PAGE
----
Why on earth has the formulaic series, which debuted half a century ago, outlasted just about everything else on television?
The latest “MonsterVerse” movie from Warner Bros. is lazily plotted and feels wholly disconnected from the films that came before it.
The remake of Dirty Rotten Scoundrels with Anne Hathaway and Rebel Wilson doesn’t do much with its new female leads—and what it does do, it does poorly.
A complete refresher on the HBO epic’s many shaky story lines as the show heads into its long-awaited final season
Netflix’s latest offering tells the story of Bonnie and Clyde from the perspective of the lawmen—played by Kevin Costner and Woody Harrelson—who pursued and killed them.
Triple Frontier, by the gifted director J. C. Chandor, is a letdown compared with his prior work.
What if the film had treated its amnesia story line as a creative opportunity rather than as a hindrance?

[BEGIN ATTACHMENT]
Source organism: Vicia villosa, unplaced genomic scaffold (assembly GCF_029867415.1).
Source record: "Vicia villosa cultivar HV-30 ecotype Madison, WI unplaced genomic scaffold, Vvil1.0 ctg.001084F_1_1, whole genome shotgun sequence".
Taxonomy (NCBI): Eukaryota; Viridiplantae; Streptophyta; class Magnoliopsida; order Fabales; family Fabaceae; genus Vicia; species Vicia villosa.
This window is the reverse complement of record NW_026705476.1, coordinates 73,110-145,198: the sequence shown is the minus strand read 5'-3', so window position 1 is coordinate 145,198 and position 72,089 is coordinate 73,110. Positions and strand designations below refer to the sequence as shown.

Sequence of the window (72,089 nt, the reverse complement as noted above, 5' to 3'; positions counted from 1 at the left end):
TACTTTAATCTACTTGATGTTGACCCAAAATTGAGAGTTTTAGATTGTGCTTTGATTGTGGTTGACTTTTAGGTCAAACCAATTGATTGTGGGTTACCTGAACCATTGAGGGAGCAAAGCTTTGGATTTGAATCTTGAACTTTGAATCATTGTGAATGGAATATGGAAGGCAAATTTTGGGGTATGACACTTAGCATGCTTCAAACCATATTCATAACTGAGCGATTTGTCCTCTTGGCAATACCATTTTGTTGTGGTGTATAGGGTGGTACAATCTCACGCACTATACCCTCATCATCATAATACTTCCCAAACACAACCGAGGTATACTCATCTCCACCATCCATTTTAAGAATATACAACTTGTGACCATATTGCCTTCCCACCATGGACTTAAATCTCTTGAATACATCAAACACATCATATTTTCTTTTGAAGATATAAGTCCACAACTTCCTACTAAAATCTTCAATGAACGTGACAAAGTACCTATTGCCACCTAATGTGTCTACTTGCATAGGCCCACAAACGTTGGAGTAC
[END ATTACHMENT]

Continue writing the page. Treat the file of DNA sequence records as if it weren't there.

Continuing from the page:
Can Roma nab Best Picture? Will A Star Is Born be snubbed? Here are The Atlantic’s predictions for the 91st Academy Awards.
The Rebel Wilson vehicle is neither funny nor clever enough to be the movie it wants to be.
Asghar Farhadi’s new family drama starring Penélope Cruz and Javier Bardem centers on a mysterious kidnapping that unearths long-buried secrets.
Florian Henckel von Donnersmarck’s Oscar-nominated German drama is worth every minute of its three-hour run time.
In a new, authoritative book by Matt Zoller Seitz and Alan Sepinwall, the Sopranos creator David Chase appears to make an accidental confession.
Adam McKay’s film wastes exceptional performances by Christian Bale and Amy Adams.
Our critics make their picks.
Opinions will vary, but for those in the proper mood, the new sequel starring Emily Blunt is a very pleasant diversion.
Intimate in focus yet vast in scope, the director’s homage to his childhood in early-1970s Mexico City may be the best film of the year.
The director Peter Farrelly’s film about transcending race is saved by bravura turns by Viggo Mortensen and Mahershala Ali.
Though its “chapters” are individually compelling, the Coen brothers’ Western anthology film is an ungainly whole.
Up until the second-season finale, it was a show on which almost nothing ever happened.
So far, people have been focusing on the perverse incentives the award creates for Academy voters. But even more pernicious could be the incentives it creates for filmmakers and studios.